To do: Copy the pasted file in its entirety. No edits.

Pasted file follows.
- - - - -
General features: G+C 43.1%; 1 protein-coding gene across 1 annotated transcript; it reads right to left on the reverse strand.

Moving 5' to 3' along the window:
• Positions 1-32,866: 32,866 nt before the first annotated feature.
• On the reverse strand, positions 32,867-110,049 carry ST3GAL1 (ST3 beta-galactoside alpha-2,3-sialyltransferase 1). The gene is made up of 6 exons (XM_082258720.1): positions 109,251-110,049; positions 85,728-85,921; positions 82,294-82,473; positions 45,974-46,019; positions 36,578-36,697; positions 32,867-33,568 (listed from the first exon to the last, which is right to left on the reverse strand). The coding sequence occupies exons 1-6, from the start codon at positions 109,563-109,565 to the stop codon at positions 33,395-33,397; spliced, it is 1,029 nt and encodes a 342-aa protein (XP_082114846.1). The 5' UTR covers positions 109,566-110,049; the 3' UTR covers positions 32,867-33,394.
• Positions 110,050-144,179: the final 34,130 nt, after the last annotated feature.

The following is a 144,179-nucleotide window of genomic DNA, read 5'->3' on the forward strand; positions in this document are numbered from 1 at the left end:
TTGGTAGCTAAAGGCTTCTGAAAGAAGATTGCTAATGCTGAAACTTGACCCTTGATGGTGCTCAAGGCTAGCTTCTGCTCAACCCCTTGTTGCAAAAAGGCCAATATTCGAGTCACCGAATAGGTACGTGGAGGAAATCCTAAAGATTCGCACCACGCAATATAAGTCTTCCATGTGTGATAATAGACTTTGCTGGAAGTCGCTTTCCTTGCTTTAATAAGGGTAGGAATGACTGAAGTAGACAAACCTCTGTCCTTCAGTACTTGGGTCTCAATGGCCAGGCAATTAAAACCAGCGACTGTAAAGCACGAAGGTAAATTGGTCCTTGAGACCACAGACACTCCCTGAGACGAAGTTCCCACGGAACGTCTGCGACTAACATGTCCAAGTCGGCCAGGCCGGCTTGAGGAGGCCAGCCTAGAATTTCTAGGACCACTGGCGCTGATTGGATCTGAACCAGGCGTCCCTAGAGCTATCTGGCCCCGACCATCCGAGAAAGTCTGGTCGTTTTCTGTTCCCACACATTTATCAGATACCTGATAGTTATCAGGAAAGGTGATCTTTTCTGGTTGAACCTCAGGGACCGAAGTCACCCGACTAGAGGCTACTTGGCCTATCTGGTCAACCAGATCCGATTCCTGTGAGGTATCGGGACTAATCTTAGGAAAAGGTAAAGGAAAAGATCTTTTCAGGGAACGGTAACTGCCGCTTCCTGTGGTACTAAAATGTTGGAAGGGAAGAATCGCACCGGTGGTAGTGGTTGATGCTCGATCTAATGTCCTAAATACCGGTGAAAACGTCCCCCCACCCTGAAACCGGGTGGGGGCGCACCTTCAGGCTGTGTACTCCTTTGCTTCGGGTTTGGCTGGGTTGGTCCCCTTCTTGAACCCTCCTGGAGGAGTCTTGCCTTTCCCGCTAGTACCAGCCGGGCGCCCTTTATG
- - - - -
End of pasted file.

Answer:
General features: G+C 43.1%; 1 protein-coding gene across 1 annotated transcript; it reads right to left on the reverse strand.

Moving 5' to 3' along the window:
• Positions 1-32,866: 32,866 nt before the first annotated feature.
• On the reverse strand, positions 32,867-110,049 carry ST3GAL1 (ST3 beta-galactoside alpha-2,3-sialyltransferase 1). The gene is made up of 6 exons (XM_082258720.1): positions 109,251-110,049; positions 85,728-85,921; positions 82,294-82,473; positions 45,974-46,019; positions 36,578-36,697; positions 32,867-33,568 (listed from the first exon to the last, which is right to left on the reverse strand). The coding sequence occupies exons 1-6, from the start codon at positions 109,563-109,565 to the stop codon at positions 33,395-33,397; spliced, it is 1,029 nt and encodes a 342-aa protein (XP_082114846.1). The 5' UTR covers positions 109,566-110,049; the 3' UTR covers positions 32,867-33,394.
• Positions 110,050-144,179: the final 34,130 nt, after the last annotated feature.

The following is a 144,179-nucleotide window of genomic DNA, read 5'->3' on the forward strand; positions in this document are numbered from 1 at the left end:
TTGGTAGCTAAAGGCTTCTGAAAGAAGATTGCTAATGCTGAAACTTGACCCTTGATGGTGCTCAAGGCTAGCTTCTGCTCAACCCCTTGTTGCAAAAAGGCCAATATTCGAGTCACCGAATAGGTACGTGGAGGAAATCCTAAAGATTCGCACCACGCAATATAAGTCTTCCATGTGTGATAATAGACTTTGCTGGAAGTCGCTTTCCTTGCTTTAATAAGGGTAGGAATGACTGAAGTAGACAAACCTCTGTCCTTCAGTACTTGGGTCTCAATGGCCAGGCAATTAAAACCAGCGACTGTAAAGCACGAAGGTAAATTGGTCCTTGAGACCACAGACACTCCCTGAGACGAAGTTCCCACGGAACGTCTGCGACTAACATGTCCAAGTCGGCCAGGCCGGCTTGAGGAGGCCAGCCTAGAATTTCTAGGACCACTGGCGCTGATTGGATCTGAACCAGGCGTCCCTAGAGCTATCTGGCCCCGACCATCCGAGAAAGTCTGGTCGTTTTCTGTTCCCACACATTTATCAGATACCTGATAGTTATCAGGAAAGGTGATCTTTTCTGGTTGAACCTCAGGGACCGAAGTCACCCGACTAGAGGCTACTTGGCCTATCTGGTCAACCAGATCCGATTCCTGTGAGGTATCGGGACTAATCTTAGGAAAAGGTAAAGGAAAAGATCTTTTCAGGGAACGGTAACTGCCGCTTCCTGTGGTACTAAAATGTTGGAAGGGAAGAATCGCACCGGTGGTAGTGGTTGATGCTCGATCTAATGTCCTAAATACCGGTGAAAACGTCCCCCCACCCTGAAACCGGGTGGGGGCGCACCTTCAGGCTGTGTACTCCTTTGCTTCGGGTTTGGCTGGGTTGGTCCCCTTCTTGAACCCTCCTGGAGGAGTCTTGCCTTTCCCGCTAGTACCAGCCGGGCGCCCTTTATG